By taking these trips I have saved myself a lot of the frustration that comes along with waiting in traffic, or standing in line, or sitting in a boring lecture (don’t tell my undergrad anthropology professor about that, though).  I have used my mathematical travels to help me get through some of my physical travels, as plane and train rides are all made much more bearable when you can take a little journey within a journey.

Now one should be careful about traveling too much.   Cruising down the 101 at 80 mph is probably not the best time to take a trip into noncommutative geometries, and sitting across the table of a job interviewer or a first date is probably not the ideal time to travel into categorical quantum mechanics.  There’s no doubt, though, that when used properly the travel afforded by knowing some math can really come in handy in some of life’s more mundane experiences, infusing them with same fire that lit the stars (to quote David Foster Wallace)—quite literally.

To finish, let me just say that this travel is completely free, always available, and requires minimal packing time.  In fact, I would argue that by simply reading the lessons here one can gather enough miles to start taking some pretty cool trips to non-Abelian groups and new set-theoretic paradoxes.  As the lessons continue to increase in number, I hope some of you cherished readers can continue to find some new and exotic locations to travel to next time you’re at the bank waiting in line to argue about some recent credit card transactions.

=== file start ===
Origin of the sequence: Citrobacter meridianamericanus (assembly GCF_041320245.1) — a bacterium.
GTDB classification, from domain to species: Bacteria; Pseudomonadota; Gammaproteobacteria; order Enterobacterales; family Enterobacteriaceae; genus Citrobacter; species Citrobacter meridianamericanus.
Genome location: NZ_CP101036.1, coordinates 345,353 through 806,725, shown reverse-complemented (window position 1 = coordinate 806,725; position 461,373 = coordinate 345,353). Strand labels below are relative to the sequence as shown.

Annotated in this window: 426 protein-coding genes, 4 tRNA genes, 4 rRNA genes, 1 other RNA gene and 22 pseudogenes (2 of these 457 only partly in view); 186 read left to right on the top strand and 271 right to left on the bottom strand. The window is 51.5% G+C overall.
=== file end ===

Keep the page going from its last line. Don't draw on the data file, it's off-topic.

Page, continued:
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Solutions Starting to Surface

Again after much too long last, I’ve finally started working on the solutions manual for The Language of Nature, and I’ve uploaded the first few on that same page.  I’ll upload them as I do them, and I’ll try to do a few every day modulo any serious limitations that my real life presents.  I’ll simply be updating the same pdf (titled “Solutions Manual”), otherwise there will be way too many editions.  Finally, the solutions manual is also a sort of extension of the book, in that I sometimes ramble off into things that aren’t immediately relevant to the problems at hand, but are nonetheless interesting.  I hope this is welcomed and not a cause of frustration.

More lessons to come, and I also think I’m long over due for some less formal ramblings!